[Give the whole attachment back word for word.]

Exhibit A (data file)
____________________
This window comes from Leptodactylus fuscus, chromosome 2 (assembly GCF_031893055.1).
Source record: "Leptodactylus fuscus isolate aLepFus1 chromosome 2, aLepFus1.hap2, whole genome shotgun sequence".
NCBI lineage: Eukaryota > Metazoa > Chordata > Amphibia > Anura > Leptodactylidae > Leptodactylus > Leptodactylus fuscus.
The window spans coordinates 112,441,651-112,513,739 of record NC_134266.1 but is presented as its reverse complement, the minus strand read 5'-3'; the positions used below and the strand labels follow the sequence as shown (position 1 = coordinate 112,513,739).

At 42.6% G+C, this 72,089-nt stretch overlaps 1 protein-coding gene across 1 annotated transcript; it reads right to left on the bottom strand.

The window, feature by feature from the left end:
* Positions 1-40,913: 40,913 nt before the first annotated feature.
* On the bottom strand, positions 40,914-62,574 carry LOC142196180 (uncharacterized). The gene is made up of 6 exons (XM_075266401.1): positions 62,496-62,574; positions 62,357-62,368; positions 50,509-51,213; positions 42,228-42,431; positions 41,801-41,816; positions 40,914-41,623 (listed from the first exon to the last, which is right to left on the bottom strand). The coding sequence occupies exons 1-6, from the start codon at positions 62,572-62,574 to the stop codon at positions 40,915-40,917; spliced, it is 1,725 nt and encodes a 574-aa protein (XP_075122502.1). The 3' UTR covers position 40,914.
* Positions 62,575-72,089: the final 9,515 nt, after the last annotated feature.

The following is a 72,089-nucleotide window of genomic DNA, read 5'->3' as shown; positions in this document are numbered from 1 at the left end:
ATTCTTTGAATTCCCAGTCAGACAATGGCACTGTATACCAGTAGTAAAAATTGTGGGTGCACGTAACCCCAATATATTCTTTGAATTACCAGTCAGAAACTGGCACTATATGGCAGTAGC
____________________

This window comes from Leptodactylus fuscus, chromosome 2 (assembly GCF_031893055.1).
Source record: "Leptodactylus fuscus isolate aLepFus1 chromosome 2, aLepFus1.hap2, whole genome shotgun sequence".
NCBI lineage: Eukaryota > Metazoa > Chordata > Amphibia > Anura > Leptodactylidae > Leptodactylus > Leptodactylus fuscus.
The window spans coordinates 112,441,651-112,513,739 of record NC_134266.1 but is presented as its reverse complement, the minus strand read 5'-3'; the positions used below and the strand labels follow the sequence as shown (position 1 = coordinate 112,513,739).

At 42.6% G+C, this 72,089-nt stretch overlaps 1 protein-coding gene across 1 annotated transcript; it reads right to left on the bottom strand.

The window, feature by feature from the left end:
* Positions 1-40,913: 40,913 nt before the first annotated feature.
* On the bottom strand, positions 40,914-62,574 carry LOC142196180 (uncharacterized). The gene is made up of 6 exons (XM_075266401.1): positions 62,496-62,574; positions 62,357-62,368; positions 50,509-51,213; positions 42,228-42,431; positions 41,801-41,816; positions 40,914-41,623 (listed from the first exon to the last, which is right to left on the bottom strand). The coding sequence occupies exons 1-6, from the start codon at positions 62,572-62,574 to the stop codon at positions 40,915-40,917; spliced, it is 1,725 nt and encodes a 574-aa protein (XP_075122502.1). The 3' UTR covers position 40,914.
* Positions 62,575-72,089: the final 9,515 nt, after the last annotated feature.

The following is a 72,089-nucleotide window of genomic DNA, read 5'->3' as shown; positions in this document are numbered from 1 at the left end:
ATTCTTTGAATTCCCAGTCAGACAATGGCACTGTATACCAGTAGTAAAAATTGTGGGTGCACGTAACCCCAATATATTCTTTGAATTACCAGTCAGAAACTGGCACTATATGGCAGTAGC